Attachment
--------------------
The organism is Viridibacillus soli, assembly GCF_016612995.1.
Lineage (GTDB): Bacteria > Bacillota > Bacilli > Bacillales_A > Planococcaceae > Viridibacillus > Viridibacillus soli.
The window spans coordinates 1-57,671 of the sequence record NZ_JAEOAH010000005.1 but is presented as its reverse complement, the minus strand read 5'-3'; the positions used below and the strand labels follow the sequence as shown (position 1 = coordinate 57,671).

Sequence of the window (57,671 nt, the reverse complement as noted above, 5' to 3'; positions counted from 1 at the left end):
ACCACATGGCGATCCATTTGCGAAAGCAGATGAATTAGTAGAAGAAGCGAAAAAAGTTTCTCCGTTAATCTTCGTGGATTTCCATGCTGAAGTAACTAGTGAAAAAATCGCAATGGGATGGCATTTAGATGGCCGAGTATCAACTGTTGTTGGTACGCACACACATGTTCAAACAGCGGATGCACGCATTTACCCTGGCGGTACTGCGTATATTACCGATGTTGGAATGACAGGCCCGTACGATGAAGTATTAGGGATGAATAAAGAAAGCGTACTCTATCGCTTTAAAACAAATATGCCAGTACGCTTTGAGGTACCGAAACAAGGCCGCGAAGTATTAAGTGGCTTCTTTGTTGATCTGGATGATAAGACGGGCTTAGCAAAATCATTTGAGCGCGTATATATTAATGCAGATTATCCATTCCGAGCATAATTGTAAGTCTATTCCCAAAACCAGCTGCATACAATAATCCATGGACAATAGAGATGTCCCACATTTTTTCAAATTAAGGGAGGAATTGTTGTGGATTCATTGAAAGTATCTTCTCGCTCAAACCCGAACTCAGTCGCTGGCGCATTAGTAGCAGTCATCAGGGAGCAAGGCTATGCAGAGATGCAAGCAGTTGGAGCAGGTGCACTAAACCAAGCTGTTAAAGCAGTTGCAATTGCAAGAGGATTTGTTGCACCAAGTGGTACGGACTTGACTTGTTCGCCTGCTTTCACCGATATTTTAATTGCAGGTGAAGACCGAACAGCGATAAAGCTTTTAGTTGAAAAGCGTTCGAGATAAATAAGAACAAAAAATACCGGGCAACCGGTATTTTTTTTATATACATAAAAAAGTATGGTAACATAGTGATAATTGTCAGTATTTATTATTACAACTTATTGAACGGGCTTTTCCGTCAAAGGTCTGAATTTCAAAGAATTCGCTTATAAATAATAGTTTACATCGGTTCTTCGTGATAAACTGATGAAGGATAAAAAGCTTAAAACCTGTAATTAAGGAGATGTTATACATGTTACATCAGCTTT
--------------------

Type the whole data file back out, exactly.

The organism is Viridibacillus soli, assembly GCF_016612995.1.
Lineage (GTDB): Bacteria > Bacillota > Bacilli > Bacillales_A > Planococcaceae > Viridibacillus > Viridibacillus soli.
The window spans coordinates 1-57,671 of the sequence record NZ_JAEOAH010000005.1 but is presented as its reverse complement, the minus strand read 5'-3'; the positions used below and the strand labels follow the sequence as shown (position 1 = coordinate 57,671).

Sequence of the window (57,671 nt, the reverse complement as noted above, 5' to 3'; positions counted from 1 at the left end):
ACCACATGGCGATCCATTTGCGAAAGCAGATGAATTAGTAGAAGAAGCGAAAAAAGTTTCTCCGTTAATCTTCGTGGATTTCCATGCTGAAGTAACTAGTGAAAAAATCGCAATGGGATGGCATTTAGATGGCCGAGTATCAACTGTTGTTGGTACGCACACACATGTTCAAACAGCGGATGCACGCATTTACCCTGGCGGTACTGCGTATATTACCGATGTTGGAATGACAGGCCCGTACGATGAAGTATTAGGGATGAATAAAGAAAGCGTACTCTATCGCTTTAAAACAAATATGCCAGTACGCTTTGAGGTACCGAAACAAGGCCGCGAAGTATTAAGTGGCTTCTTTGTTGATCTGGATGATAAGACGGGCTTAGCAAAATCATTTGAGCGCGTATATATTAATGCAGATTATCCATTCCGAGCATAATTGTAAGTCTATTCCCAAAACCAGCTGCATACAATAATCCATGGACAATAGAGATGTCCCACATTTTTTCAAATTAAGGGAGGAATTGTTGTGGATTCATTGAAAGTATCTTCTCGCTCAAACCCGAACTCAGTCGCTGGCGCATTAGTAGCAGTCATCAGGGAGCAAGGCTATGCAGAGATGCAAGCAGTTGGAGCAGGTGCACTAAACCAAGCTGTTAAAGCAGTTGCAATTGCAAGAGGATTTGTTGCACCAAGTGGTACGGACTTGACTTGTTCGCCTGCTTTCACCGATATTTTAATTGCAGGTGAAGACCGAACAGCGATAAAGCTTTTAGTTGAAAAGCGTTCGAGATAAATAAGAACAAAAAATACCGGGCAACCGGTATTTTTTTTATATACATAAAAAAGTATGGTAACATAGTGATAATTGTCAGTATTTATTATTACAACTTATTGAACGGGCTTTTCCGTCAAAGGTCTGAATTTCAAAGAATTCGCTTATAAATAATAGTTTACATCGGTTCTTCGTGATAAACTGATGAAGGATAAAAAGCTTAAAACCTGTAATTAAGGAGATGTTATACATGTTACATCAGCTTT